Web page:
REVIEW BY: Paul Hanson
ORIGINALLY PUBLISHED: 09/28/2007
Heavy metal can be intelligent and full of musicianship and I don't hear it, consistently, on this release. And in keeping with another trend, most of the vocals here are yelled or screamed, which often belies a lack of talent. Finally, with the blasted beats and unimpressive riffs all over the place,
Deliver Us is really not worth the time.
While opener "Doomsayer and the Beginnings of the End" has a lot of frantic music, there are not a lot of original ideas. The blast beat from drummer Ryan Parrish is repetitive and guitarists Mike Scheibaum and Kris Norris don’t pave a lot of new ground with their riffs. Vocalist John Henry yells a lot and reminds me of Lamb of God's Randy Blythe, and altogether this is a rather unsuccessful opening track, save for the here.
"Sanctuary" is more chug-ga chug-ga chug-ga blast beats from Parrish, overusing a boring beat that is too common. Henry's voice remains annoying until about a minute in when he actually sings decent lyrics: "If you can hear me / come and let me out / or at least break me out / give me sanctuary." He then toggles back into his yelling. "Demon(s)" is Henry's best vocal performance and the music changes feels and tempos throughout; this and "A Paradox with Flies"are the best sequence on the disc.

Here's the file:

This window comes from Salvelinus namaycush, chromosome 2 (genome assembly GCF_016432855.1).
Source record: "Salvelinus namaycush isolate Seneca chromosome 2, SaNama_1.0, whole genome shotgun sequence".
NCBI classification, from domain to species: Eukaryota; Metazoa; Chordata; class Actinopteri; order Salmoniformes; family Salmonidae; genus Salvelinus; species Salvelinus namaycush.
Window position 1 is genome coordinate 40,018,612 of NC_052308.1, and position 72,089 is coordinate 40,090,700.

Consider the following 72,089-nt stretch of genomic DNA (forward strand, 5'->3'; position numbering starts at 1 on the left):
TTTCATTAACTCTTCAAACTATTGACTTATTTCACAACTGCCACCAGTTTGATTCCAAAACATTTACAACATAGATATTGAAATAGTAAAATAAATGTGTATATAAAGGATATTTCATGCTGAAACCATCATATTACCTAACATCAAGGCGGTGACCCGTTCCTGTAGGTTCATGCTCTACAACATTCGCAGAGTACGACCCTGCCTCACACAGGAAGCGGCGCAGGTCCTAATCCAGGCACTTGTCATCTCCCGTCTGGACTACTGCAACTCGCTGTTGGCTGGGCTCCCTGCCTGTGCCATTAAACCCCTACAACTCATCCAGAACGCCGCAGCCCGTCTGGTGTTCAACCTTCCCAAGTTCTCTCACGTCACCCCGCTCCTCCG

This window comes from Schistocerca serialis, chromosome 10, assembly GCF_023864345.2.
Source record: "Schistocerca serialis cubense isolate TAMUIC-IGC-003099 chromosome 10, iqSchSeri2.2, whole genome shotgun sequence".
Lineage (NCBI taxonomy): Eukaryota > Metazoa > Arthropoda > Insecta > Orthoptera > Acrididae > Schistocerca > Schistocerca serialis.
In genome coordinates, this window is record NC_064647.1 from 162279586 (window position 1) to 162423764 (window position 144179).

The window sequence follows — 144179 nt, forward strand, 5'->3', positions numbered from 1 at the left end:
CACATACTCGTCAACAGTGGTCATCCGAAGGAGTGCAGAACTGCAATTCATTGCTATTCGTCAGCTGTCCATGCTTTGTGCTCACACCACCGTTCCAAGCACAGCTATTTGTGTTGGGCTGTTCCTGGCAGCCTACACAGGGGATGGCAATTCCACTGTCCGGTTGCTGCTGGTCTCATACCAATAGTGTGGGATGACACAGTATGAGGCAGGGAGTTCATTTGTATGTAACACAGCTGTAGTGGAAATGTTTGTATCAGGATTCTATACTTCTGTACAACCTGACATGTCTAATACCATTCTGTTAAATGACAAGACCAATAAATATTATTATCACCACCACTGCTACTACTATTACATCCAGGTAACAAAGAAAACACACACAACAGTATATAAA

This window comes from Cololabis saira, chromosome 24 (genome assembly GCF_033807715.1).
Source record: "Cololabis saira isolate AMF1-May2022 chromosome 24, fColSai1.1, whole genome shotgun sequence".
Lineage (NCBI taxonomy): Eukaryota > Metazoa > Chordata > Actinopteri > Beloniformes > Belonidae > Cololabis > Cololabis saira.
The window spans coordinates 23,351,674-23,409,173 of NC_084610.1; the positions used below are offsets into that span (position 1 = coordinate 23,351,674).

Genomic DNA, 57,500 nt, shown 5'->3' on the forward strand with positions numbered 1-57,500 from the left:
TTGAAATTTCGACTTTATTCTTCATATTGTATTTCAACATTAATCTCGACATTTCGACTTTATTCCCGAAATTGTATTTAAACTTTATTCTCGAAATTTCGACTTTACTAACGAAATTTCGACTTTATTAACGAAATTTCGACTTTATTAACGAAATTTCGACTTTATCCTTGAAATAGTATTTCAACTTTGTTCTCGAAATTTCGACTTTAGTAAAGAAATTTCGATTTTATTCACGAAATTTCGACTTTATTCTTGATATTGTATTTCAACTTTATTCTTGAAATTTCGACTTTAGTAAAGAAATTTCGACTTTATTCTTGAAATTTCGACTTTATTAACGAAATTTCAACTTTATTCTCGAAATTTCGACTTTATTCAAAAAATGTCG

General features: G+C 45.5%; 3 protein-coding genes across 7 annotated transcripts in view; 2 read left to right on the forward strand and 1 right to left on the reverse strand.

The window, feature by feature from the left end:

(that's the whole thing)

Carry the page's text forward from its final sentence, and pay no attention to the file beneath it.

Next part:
"Fire in the Skies" is another rare highlight, with some better riffs that don't rely on playing as many notes as fast as possible, while "Full Imperial Collapse" features a couple of amazingly dizzying guitar solos, allowing Parrish to pick up the changes in the guitar's texture and mimic them with his instrument. Of course, the band then ruins the goodwill with the title track, which is back to the blast beats and uninteresting riffs that plagued the first two tracks.
Despite the press and the reportedly scorching live performances, Darkest Hour doesn’t live up to its promise. It's frustrating because this band can obviously play, but ultimately they rely on music that other bands have played instead of expanding the genre in any noteworthy ways.
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